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Lessons From the Evolution of 401(k) Retirement Plans for Increased Consumerism in Health Care: An Application of Behavioral Research
EBRI Issue Brief #320
Paperback, 28 pp.
PDF, 979 kb
Employee Benefit Research Institute, 2008
• Retirement and health benefits following a similar evolution: The private sector’s shift away from “traditional” company-financed pension plans toward individual 401(k) accounts illustrates how benefit decision-making and responsibility have shifted from the employer to the worker. The current trend in health care design toward “consumer-driven” health plans illustrates the same trend with health benefits.
• Health plan design is encountering the same obstacles as 401(k)s did: Efforts to make workers more involved and responsible for their health benefits have run into the same problems that 401(k) plans did: Workers tend to delay or be disengaged from both retirement and health care decisions, these issues require long-term planning, and workers see both retirement and health care decisions as complex and difficult.
• Worker behavior is driving retirement plan design: Enactment of the Pension Protection Act of 2006, which encouraged the use “default” 401(k) enrollment and investment decisions and simplified choices, represents the strongest federal endorsement of retirement plan design based on worker behaviors.
• Behavioral research can help employers design health benefits: This report looks specifically at lessons learned in the retirement realm with respect to offering workers choice, financial incentives, and more information and education. This is compared with the early evolution of consumer-driven health plans, which are still being driven solely by the market and not by legislation.
• Among the behavioral lessons learned from retirement plans:
--> More choice is not always better: Behavioral research, particularly with 401(k) retirement plans, has shown that increased choice can have negative consequences: More is not always better and may even be worse in some cases. Many people remain disengaged from matters they do not have an immediate need to address, and by the time the need becomes immediate, it is often too late. Many, if not most, workers are probably not capable of making the most appropriate retirement planning or health care choices—it is simply too difficult.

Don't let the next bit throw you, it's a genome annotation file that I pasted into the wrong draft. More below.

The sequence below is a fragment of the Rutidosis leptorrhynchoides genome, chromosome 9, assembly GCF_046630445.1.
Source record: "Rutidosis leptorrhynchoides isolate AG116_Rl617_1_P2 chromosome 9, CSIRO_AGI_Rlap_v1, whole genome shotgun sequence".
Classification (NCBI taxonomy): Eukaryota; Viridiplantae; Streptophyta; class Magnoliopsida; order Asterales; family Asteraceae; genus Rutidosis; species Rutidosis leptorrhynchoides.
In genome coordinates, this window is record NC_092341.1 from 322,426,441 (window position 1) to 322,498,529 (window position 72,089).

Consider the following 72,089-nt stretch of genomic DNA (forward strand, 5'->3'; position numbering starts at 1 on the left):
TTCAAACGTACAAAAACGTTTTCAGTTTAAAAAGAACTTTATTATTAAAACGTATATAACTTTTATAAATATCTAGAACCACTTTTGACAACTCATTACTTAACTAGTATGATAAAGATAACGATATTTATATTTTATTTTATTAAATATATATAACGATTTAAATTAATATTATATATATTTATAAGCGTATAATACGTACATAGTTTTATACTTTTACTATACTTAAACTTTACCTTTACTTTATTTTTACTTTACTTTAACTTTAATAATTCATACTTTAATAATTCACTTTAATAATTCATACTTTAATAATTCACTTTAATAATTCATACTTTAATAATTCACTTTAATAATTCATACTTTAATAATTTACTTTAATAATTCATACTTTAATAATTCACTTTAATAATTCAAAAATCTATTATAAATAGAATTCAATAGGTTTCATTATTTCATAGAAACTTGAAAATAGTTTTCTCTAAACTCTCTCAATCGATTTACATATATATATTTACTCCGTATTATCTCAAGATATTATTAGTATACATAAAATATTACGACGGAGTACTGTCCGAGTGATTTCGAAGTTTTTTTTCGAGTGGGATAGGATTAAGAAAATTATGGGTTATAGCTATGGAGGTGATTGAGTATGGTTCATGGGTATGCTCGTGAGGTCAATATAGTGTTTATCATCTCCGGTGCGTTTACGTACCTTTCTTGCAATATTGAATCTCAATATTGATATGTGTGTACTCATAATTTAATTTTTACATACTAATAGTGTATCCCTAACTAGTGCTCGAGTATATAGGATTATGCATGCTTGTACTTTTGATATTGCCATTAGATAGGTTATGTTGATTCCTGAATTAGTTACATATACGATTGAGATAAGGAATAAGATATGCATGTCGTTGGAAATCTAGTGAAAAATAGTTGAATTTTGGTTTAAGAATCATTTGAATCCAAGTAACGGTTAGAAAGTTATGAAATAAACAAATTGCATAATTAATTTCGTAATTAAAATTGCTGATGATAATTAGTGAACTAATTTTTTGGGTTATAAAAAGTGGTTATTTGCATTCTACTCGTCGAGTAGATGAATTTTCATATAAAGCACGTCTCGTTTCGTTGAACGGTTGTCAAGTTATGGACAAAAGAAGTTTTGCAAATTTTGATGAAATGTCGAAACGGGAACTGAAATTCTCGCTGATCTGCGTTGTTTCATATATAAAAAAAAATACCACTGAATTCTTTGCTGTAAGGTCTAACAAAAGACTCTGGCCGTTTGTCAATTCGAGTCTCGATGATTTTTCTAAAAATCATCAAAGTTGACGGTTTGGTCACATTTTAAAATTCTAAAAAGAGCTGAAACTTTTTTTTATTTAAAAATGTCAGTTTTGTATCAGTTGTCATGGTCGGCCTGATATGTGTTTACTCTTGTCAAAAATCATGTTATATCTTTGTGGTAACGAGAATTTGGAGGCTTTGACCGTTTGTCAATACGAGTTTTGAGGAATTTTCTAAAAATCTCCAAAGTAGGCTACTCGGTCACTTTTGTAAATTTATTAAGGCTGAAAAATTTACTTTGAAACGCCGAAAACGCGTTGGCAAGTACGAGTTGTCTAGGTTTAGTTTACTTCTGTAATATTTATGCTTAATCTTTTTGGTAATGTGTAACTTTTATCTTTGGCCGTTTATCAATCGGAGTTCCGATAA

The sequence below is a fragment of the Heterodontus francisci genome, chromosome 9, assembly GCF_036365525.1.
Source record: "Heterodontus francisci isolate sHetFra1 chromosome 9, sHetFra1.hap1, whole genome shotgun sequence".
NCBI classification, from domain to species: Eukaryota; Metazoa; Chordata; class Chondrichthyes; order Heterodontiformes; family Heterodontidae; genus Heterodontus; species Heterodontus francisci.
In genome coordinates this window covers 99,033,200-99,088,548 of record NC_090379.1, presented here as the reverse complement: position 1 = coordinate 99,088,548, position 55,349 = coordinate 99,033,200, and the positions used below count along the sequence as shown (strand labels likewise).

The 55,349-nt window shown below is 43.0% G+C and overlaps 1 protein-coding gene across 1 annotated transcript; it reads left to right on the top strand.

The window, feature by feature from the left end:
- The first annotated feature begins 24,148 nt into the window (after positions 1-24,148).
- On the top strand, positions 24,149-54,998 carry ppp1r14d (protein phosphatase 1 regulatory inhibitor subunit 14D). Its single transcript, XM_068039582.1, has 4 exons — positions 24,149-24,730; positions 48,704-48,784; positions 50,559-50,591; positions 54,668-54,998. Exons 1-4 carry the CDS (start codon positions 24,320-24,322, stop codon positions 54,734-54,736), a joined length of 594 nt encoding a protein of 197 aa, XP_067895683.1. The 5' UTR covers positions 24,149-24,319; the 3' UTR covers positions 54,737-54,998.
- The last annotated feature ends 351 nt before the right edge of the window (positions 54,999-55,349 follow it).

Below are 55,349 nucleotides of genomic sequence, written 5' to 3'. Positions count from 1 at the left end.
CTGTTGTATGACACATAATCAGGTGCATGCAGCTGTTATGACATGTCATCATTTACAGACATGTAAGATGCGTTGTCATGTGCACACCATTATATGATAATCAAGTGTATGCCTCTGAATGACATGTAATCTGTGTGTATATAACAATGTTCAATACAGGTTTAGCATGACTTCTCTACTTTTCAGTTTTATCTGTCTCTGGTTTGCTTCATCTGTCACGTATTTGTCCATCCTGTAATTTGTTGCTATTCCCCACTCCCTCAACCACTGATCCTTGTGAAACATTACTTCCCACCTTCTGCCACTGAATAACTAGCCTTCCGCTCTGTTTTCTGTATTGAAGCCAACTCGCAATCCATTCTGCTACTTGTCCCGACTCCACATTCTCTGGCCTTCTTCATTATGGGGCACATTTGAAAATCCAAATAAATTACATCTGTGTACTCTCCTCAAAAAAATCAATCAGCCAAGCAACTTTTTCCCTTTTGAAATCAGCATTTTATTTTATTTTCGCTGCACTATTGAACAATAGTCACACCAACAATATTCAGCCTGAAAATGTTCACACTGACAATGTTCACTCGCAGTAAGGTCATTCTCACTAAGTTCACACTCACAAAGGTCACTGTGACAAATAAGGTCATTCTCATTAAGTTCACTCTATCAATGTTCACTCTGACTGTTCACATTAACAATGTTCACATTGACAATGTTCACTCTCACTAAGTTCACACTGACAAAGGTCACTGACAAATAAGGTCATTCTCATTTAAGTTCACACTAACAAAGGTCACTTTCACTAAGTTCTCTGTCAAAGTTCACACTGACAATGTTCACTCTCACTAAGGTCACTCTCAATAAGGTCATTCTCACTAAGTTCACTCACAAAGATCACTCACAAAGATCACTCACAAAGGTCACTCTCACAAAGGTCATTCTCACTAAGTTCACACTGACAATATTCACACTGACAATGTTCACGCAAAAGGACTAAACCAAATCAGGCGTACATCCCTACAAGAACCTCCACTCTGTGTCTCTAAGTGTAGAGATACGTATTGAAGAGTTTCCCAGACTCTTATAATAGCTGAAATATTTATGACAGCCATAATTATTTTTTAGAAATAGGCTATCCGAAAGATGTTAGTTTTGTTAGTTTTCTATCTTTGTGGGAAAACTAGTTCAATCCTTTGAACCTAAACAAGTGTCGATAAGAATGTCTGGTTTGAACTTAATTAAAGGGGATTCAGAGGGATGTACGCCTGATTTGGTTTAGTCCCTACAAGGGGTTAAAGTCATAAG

--> Education and information are not enough: Research has shown that education has resulted in little to no improvement in workers’ knowledge of retirement saving and investing. In addition, empirical evidence suggests that even when “educated” employees know, most of them fail to act on their knowledge. The heavy investment that many employers have made in retirement education and information programs often fails to produce the desired results.
--> Financial incentives don’t always work: Financial incentives, such as an employer match in a 401(k) plan and tax breaks, also fall short of motivating optimal behaviors. Despite the tax-favored status of contributions and the existence of employer matching contributions, a significant portion of eligible workers still do not contribute to a 401(k) plan.
• Careful plan design more likely to succeed: Employers can effectively overcome many of these challenges with effective retirement and health plan design. Research has shown how default choices, simplification, framing, and requiring active decisions in 401(k) plans can go a long way toward improving the decisions that workers make. Similar design factors can be applied to employment-based health plans, and plan sponsors are well advised to determine these potential effects ahead of time.
EBRI Research and Education Centers
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